Thursday, October 12, 2006

Equal Protection Under State Law: Very Big Deal in America!

Today, the Maryland Court of Appeals issued an opinion in the case of Ehrlich v. Perez that illustrates that (i) in some cases, rights that we tend to think of as being rooted solely in the U.S. Constitution (in this case, the right to equal protection under law), can also find alternative bases for support in state constitutions and (ii) the Republican Party is doing its best to run headlong off of a demographic cliff.

At issue in the case was a preliminary injunction forcing the state of Maryland to provide medical assistance benefits to resident alien children and pregnant women who immigrated to the United States on or after August 22, 1996. A federal law, The Personal Responsibility and Work Opportunity Reconciliation Act of 1996, generally know as the "Welfare Reform Act," was enacted in 1996. As described by the Court of Appeals:
The [Act] states: "An alien who is a qualified alien (as defined in section 1641 of this title) and who enters the United States on or after August 22, 1996, is not eligible for any Federal means-tested public benefit for a period of 5 years beginning on the date of the alien's entry into the United States with a status within the meaning of the term 'qualified alien.'" 8 U.S.C. §1613(a). Among the provisions of the W elfare Reform Act was the elimination of all benefits for illegal immigrants and other "non-qualified aliens," with a few limited exceptions such as emergency medical care. 8 U.S.C. § 1613. In doing so, Congress divided the two qualified alien categories into two subcategories: (1) qualified aliens who have resided in the U.S. since a time prior to August 22, 1996. . . .Some states were required to provide funding to the first subcategory of qualified aliens. . . . However, a period of five years residency in the U.S. was required for the second subcategory. . . . Congress then authorized the States to enact any law after August 22, 1996, should they choose to compensate this newly designated class of ineligible aliens, provided they use only State funds.
(Some internal citations omitted.)

In 1997, the Maryland General Assembly enacted Md. Ann. Code, Health-General Article §15-103(a)(2)(viii), which provided "comprehensive medical care and other health care services for all legal immigrant children under the age of 18 years and pregnant women who meet [Medicaid] eligibility standards and who arrived in the U.S. on or after August 22, 1996." In 2006, however, Governor Ehrlich cut funding coverage for this part of Medicaid in the budget that he submitted to the General Assembly. (In Maryland, the General Assembly cannot add or increase funding beyond what the Governor has proposed.)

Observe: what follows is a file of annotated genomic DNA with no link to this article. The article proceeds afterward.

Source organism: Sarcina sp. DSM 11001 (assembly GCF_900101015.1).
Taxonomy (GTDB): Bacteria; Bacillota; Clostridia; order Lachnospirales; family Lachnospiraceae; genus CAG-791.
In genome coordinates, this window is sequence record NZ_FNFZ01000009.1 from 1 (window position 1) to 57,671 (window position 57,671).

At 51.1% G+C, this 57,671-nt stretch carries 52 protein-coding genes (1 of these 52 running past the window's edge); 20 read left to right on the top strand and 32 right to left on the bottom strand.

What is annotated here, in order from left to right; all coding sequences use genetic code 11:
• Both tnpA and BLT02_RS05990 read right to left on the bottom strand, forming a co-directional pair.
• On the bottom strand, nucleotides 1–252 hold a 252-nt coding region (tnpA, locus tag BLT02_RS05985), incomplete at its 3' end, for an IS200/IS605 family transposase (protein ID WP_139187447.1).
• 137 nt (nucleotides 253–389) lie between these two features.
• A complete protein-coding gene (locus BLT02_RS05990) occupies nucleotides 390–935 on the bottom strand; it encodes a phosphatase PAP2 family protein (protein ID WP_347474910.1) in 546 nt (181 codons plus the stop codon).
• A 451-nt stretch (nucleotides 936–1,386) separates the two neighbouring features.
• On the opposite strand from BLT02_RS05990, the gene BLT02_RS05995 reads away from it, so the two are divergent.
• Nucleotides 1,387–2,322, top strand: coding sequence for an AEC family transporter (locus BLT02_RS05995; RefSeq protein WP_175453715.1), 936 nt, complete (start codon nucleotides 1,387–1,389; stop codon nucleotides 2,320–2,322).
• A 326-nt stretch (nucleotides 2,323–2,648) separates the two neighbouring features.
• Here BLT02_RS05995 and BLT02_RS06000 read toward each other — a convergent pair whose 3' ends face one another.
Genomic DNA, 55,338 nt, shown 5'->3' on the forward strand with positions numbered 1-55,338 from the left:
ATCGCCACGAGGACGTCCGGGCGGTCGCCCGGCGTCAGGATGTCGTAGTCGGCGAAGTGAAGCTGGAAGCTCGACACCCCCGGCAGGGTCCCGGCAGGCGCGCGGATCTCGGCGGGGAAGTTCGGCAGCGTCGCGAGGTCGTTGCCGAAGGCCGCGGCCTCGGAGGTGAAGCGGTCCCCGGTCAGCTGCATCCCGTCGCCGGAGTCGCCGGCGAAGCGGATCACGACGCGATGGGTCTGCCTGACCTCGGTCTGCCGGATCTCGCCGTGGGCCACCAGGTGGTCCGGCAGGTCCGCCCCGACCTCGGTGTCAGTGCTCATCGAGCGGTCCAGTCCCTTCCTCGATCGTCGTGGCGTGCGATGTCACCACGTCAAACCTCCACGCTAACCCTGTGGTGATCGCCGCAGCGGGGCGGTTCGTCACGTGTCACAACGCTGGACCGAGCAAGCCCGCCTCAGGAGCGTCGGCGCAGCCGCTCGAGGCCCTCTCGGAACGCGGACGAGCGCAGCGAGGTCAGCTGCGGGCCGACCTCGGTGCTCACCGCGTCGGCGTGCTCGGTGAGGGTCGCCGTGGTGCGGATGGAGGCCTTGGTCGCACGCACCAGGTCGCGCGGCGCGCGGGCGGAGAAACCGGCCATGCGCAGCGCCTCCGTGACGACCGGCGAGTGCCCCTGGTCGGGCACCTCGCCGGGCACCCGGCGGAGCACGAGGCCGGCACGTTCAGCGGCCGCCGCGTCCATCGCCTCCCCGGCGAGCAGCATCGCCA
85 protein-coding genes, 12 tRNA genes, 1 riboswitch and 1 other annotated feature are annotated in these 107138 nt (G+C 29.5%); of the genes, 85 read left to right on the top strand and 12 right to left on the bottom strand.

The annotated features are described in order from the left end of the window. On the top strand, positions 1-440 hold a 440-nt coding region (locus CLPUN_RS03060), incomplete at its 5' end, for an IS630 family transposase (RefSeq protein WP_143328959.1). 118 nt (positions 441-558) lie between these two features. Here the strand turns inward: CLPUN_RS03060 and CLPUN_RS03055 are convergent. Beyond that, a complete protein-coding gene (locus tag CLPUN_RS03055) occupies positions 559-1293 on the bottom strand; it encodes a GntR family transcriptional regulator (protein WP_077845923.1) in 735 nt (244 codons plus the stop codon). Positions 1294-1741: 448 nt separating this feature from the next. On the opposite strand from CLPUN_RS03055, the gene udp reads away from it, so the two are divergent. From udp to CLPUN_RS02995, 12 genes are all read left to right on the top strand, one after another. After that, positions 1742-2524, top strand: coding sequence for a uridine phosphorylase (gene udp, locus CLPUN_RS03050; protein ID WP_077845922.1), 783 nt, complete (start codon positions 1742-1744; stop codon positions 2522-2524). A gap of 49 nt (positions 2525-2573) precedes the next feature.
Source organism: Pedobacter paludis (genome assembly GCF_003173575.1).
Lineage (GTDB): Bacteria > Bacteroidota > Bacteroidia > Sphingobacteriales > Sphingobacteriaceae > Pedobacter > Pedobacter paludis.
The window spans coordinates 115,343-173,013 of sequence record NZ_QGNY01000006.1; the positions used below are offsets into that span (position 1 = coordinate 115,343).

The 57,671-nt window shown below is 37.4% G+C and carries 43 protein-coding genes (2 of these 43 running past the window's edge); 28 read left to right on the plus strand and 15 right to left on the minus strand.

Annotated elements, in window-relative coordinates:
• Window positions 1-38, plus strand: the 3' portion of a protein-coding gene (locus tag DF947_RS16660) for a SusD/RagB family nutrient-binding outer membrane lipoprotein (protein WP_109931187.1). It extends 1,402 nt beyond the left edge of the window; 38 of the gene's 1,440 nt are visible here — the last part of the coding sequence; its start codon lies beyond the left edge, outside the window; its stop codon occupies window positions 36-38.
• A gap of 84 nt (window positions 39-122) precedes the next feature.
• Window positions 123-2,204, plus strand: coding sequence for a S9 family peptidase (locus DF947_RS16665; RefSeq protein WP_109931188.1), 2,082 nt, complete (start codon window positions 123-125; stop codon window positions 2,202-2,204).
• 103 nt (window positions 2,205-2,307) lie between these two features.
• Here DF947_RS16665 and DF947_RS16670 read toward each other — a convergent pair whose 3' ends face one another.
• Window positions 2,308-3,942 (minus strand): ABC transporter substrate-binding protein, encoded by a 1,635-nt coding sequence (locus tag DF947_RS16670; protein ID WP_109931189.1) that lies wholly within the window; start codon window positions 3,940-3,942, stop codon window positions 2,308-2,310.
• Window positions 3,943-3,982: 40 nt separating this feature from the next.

The Circuit Court for Montgomery County issued a preliminary injunction ordering that the state (i) provide Medicaid coverage for all those within the ambit of §15-103(a)(2)(viii) and (ii) reimburse recipients for the benefits that had been denied to them before the date of the order. The injunction was based on the equal protection provisions of Maryland's constitution set forth in Article 24 of Maryland's Declaration of Rights.

On procedural grounds, the Court of Appeals rejected that part of the Circuit Court's order requiring reimbursement of past benefits. The vacation of that part of the order was based solely on the fact that the preliminary injunction remedy is designed to maintain the status quo. An an order that requires payment for benefits provided before the dispute came before the court is equivalent to a judgment in favor of the plaintiffs prior to a complete adjudication of the dispute. However, the Court upheld the injunction insofar as it requires that, while the litigation process is ongoing, the state must continue to provide benefits.

The holding of the case is narrow. If the federal statute had explicitly required that the states deny non-qualified aliens Medicaid benefits, the exclusion would likely have been upheld under the Supremacy Clause. Under those circumstances, the question would have become whether there was a rational basis to conclude that statute furthered the exercise of a particular federal power, namely the power to control immigration. However, because there was no federal mandate prohibiting the states from providing benefits, the more stringent "strict scrutiny" test was applied to determine whether the budgetary exclusion denied the plaintiffs their Equal Protection rights. And, by bottoming its opinion on a provision of the state constitution, the Court of Appeals precluded any Supreme Court review of the Equal Protection question. (Although, various other questions, e.g., a somewhat different "Supremacy Clause" issue raised by the state, could theoretically be appealed to the Supreme Court.)

The opinion comes a day after a story in the Baltimore Sun, Latinos' power in numbers-Naturalized citizens are becoming a political factor in Maryland that demands to be recognized, highlighting the growing political importance of Hispanic voters in Maryland. Those voters will presumably remember that Ehrlich's attempt to cut benefits to pregnant women and children was nothing more than a gratuitous slap at immigrants. As the opinion notes, this budget cut would only achieve "a cost savings of seven million dollars . . . of the four billion dollar budget appropriated for medical assistance health care costs generally."

I suspect that, in the short term, Republicans can mine anti-immigration sentiment to their electoral benefit. In the long run, however, the children and grandchildren of immigrants will remember the nativist enmity stirred up by Republican politicians. That will ultimately crush the party.

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